I spend a significant amount of my working hours on our aerial adventure park or our Aerial Teams Course (ATC). On the course, we explore and guide people through personal and group experiential programs. As you can see, my team spends a lot of time way up in the air! Here, we challenge ourselves and collaborate to solve problems.
I also spend a lot of time training groups and teams on trauma resilience concepts. I get to work with clients within the agency and also through the Center for Trauma Resilient Communities. While it can be a bit difficult to describe exactly what I do for work, these two components of my work provide a nice variety of change within my day-to-day schedule. I find that the knowledge and concepts from our trauma resilience training come up in every ropes course session. This knowledge has transformed how I facilitate – and my facilitation experience has completely changed how I train the brain!
5 Trigger Responses
One of the core concepts in our Trauma 101 training is the universal stress response of our brain and body. These responses include fight, flight, freeze, appease, or crash. Positive stress is really critical to our individual well-being (think exercise, preparing for tests or presentations, etc.). But we are considering the type of stress that kicks our limbic system up into the driver seat. We each have our default learned stress responses. Whether we are aware of these default responses or not, our brains and bodies have learned these responses keep us safe in important moments. Since our brains like routine, without personal work and self-awareness, these responses will be the go-to.
Maybe you’re unsure about your go-to stress response? Imagine for a moment you are outside walking on a trail. It is a crisp fall morning. You are enjoying the solitude and are staying well-hydrated and well-fed because you DESERVE IT! This is the year of YOU! You are snapping the most Instagram-worthy photo of a super colorful, freshly-fallen maple leaf, capturing every intricate detail, and oh wow is that a caterpill- . . . when all of a sudden you notice a BEAR IN THE BACKGROUND OF THE PHOTO! AHHH!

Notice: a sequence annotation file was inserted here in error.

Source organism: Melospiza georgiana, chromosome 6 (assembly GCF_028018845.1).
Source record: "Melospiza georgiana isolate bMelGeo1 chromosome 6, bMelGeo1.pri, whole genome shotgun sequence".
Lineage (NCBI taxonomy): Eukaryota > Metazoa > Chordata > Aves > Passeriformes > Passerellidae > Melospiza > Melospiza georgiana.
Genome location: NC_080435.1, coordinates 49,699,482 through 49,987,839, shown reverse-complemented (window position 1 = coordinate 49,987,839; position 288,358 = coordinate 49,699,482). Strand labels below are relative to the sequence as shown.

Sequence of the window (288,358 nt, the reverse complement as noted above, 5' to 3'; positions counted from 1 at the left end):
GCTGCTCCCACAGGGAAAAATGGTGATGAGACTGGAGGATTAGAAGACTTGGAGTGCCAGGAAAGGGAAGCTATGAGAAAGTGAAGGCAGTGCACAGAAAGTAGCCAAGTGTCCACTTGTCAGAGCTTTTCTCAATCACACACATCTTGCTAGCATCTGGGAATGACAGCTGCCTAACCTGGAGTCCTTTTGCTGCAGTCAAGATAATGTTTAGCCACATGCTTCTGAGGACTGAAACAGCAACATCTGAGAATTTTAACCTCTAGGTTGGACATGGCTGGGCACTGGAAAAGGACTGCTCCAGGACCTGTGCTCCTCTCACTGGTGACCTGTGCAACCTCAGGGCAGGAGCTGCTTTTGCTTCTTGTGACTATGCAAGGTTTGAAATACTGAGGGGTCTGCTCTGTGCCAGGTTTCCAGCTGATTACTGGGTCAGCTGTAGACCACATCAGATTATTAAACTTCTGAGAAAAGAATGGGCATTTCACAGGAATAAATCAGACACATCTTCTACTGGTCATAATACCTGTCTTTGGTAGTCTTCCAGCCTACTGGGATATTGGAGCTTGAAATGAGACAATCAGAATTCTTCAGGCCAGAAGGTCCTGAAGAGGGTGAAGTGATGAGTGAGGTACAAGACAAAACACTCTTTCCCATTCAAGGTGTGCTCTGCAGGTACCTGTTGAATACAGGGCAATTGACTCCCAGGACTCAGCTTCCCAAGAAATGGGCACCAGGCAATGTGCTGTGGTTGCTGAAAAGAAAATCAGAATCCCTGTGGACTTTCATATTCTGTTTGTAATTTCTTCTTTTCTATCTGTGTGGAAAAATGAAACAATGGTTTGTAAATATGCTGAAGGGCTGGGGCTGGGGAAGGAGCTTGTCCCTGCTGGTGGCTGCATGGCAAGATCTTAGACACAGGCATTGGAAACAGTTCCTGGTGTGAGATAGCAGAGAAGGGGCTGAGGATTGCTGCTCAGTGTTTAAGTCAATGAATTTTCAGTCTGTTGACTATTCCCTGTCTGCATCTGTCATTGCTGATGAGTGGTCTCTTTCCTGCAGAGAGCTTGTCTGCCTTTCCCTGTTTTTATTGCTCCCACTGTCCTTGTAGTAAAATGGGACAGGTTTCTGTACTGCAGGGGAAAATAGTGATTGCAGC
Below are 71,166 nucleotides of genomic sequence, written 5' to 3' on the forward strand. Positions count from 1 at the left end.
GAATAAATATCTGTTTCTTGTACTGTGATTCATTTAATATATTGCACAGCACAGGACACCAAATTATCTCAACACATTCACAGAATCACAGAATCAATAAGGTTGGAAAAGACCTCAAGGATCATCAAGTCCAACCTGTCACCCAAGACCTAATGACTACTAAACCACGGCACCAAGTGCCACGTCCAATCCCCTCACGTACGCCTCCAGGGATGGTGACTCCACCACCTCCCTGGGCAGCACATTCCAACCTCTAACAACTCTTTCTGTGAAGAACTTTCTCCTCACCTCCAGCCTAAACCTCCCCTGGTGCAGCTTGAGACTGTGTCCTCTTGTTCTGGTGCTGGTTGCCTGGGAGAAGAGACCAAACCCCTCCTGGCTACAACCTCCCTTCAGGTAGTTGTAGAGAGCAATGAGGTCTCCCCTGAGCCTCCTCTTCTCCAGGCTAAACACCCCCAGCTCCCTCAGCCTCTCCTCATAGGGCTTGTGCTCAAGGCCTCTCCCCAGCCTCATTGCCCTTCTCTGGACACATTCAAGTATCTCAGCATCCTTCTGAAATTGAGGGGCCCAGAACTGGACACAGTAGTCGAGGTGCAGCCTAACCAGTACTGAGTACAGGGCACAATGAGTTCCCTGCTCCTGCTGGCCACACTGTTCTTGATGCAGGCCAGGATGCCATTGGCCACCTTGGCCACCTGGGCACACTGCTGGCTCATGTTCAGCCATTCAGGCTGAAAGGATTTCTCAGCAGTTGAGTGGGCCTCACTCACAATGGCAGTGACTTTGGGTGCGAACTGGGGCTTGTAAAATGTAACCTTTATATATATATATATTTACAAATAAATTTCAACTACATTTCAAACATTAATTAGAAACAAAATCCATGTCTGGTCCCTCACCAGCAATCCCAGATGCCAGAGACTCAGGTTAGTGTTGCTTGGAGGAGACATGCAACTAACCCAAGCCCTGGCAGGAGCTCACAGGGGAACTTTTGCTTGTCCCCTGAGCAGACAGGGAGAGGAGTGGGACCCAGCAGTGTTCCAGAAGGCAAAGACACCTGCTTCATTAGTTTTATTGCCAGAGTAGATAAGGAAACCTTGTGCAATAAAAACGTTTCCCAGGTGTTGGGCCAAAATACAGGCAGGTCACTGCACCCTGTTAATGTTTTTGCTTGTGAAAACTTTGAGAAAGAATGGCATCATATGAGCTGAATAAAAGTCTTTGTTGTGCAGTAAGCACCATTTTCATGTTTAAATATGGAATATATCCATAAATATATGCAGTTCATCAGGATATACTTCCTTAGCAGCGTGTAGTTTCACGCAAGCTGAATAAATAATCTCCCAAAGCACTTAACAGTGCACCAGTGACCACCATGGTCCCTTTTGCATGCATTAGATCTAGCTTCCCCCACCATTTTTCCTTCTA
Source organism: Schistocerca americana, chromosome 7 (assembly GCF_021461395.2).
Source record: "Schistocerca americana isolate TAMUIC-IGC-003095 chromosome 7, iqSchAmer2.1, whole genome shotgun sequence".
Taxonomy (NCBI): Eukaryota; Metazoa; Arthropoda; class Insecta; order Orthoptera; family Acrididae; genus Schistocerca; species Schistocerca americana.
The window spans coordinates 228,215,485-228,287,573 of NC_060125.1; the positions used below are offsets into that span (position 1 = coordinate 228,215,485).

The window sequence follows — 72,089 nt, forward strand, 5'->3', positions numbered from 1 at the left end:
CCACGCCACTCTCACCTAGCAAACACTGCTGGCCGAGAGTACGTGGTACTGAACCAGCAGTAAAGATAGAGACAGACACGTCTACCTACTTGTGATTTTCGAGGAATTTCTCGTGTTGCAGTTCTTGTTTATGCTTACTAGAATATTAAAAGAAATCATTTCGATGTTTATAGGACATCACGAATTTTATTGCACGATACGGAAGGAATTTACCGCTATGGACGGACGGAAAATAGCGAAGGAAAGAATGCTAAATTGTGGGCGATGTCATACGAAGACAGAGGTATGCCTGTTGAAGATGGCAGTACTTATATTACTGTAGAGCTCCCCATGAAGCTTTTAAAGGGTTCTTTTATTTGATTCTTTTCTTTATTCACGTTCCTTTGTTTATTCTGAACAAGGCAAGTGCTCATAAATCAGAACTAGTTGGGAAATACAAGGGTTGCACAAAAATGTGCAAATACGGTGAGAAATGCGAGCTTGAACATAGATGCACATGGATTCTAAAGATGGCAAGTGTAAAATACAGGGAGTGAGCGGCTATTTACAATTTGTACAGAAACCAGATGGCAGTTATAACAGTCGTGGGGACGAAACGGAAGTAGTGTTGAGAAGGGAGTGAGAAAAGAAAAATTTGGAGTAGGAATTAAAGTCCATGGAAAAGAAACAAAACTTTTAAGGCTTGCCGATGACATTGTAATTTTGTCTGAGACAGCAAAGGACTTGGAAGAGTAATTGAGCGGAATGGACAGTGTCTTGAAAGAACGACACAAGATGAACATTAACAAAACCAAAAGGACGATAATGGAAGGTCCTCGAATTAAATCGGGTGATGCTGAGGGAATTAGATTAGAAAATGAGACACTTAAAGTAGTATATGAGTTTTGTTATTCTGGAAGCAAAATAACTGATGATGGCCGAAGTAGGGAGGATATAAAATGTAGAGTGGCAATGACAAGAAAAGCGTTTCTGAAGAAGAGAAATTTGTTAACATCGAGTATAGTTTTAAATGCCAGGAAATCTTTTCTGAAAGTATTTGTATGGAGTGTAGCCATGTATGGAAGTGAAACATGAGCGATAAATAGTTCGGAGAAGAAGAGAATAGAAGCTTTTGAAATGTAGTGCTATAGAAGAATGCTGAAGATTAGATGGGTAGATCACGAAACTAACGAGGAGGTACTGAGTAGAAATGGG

How will your survival brain respond?
In this scenario, did you just:
- Raise your fists up, ready to give that bear the best jab, jab, uppercut combo? Because you did watch Rocky, after all. (Hint: you’re might be a fighter.)
- Pivot your feet, inspired by the athleticism and speed of Allyson Felix and jolt back down the trail to your car? (Hint: you may default to flight.)
- Feel some combination of 1) your legs being immediately set in concrete and 2) the passage of time just became impossibly slow? (Hint: freezing might be your go-to.)
- Consider how the bear might be feeling in this moment. Smokey the Bear was always so admirable, and maybe this bear just needs a you-sized meal? (Hint: you may have learned that appeasing is a functional way of mitigating your stress)
- Quite legitimately stop functioning all together? (Hint: this is collapse, which is worth its own entire blog post.)
Our pre-frontal cortex is responsible for abstract thought, problem solving, and other important functions. There are myriad techniques to bring our pre-frontal cortex back online after we’ve just encountered the bear, or after our brain perceives a threat and does what it knows best in order to keep our body safe.
Can you see how far we are from the ground?